Bernie Madoff Scandal

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The Madoff Affair was one of the largest business scams in the modern era. Bernie Madoff was successfully able to con many independently wealthy individuals and highly respected financial organizations with his deception. He went on to become one of the most revered investment brokers of all time. He used his highly respected title as the Chairman of NASDAQ to gain the trust of the groups he committed the fraud against. Madoff was able to use his reputation and stature to prevent anyone from gaining the knowledge of the scheme he was actually manipulating. As explained in the PBS Frontline report none of his clients actually knew how he invested their funds and few of those ever even asked. Madoff’s actions led to the question, if someone would …show more content…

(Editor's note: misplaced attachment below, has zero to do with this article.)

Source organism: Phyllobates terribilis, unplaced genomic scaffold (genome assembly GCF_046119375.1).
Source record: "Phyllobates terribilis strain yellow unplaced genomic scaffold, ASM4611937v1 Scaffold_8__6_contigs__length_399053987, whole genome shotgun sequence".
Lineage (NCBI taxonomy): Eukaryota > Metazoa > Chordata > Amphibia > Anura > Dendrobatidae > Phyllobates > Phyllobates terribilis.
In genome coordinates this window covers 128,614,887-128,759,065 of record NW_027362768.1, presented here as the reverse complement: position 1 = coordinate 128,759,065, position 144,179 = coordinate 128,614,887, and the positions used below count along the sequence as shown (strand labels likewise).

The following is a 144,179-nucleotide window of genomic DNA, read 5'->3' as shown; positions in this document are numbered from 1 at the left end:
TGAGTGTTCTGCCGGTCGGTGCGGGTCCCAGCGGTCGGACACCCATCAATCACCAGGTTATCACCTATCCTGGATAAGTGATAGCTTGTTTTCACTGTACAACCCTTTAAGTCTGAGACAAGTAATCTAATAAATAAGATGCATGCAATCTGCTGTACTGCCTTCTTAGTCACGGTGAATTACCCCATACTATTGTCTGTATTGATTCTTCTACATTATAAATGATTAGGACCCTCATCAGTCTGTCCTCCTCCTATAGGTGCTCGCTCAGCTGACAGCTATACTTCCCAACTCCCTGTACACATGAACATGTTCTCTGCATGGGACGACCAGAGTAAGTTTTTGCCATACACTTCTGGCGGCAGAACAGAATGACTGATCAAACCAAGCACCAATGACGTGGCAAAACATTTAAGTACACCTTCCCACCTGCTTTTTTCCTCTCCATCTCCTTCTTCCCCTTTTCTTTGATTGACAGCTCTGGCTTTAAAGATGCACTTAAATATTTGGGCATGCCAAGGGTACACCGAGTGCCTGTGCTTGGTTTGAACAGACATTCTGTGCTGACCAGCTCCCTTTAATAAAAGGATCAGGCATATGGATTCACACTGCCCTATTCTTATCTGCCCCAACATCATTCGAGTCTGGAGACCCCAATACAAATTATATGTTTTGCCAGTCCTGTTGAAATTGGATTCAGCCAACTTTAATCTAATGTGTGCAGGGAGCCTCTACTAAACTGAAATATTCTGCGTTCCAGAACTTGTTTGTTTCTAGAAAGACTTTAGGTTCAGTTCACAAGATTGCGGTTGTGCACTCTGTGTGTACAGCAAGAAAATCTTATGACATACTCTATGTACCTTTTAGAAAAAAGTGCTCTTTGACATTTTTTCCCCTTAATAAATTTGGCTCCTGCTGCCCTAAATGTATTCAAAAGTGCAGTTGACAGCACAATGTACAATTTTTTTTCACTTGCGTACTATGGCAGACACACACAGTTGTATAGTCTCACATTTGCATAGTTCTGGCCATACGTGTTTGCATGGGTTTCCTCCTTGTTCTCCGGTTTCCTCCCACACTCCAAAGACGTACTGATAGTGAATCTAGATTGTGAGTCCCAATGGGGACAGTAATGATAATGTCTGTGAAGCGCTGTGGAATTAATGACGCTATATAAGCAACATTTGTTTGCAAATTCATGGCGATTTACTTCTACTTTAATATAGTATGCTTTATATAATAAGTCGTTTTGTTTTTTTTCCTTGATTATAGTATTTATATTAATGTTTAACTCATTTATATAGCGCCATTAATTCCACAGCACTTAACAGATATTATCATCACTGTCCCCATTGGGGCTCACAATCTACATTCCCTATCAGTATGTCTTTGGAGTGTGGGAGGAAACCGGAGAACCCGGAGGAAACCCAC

In his paper, Organizational Sustainability: The Three Aspects that Matter, Joseph Coblentz believes in order for an organization to experience long term success it must pay particular attention to its morals (2002). Coblentz states “Leadership, management and staff not only act ethically, but are also perceived as doing so” (2002, p.4). Bernie Madoff’s actions were anything but ethical and morally correct. His company lied to its clients from the initial moment they begun to do business together. Madoff promised to invest his client’s money but actually only used their money to fund his own personal interest and the Ponzi scheme he used to hide it. He intentionally misled his clients when they did inquire of how exactly he was able to get the exact profitable returns on investment he always seemed to get. However, as Joseph Coblentz states “Organizations can go for a long time while staff at any level are engaging in ethically questionable practices without being detected or sanctioned. Over time, however, word will get out” (2002, p.4). Madoff may have gotten away with his unethical business tactics for more than thirty years, but he was caught and has since paid a heavy

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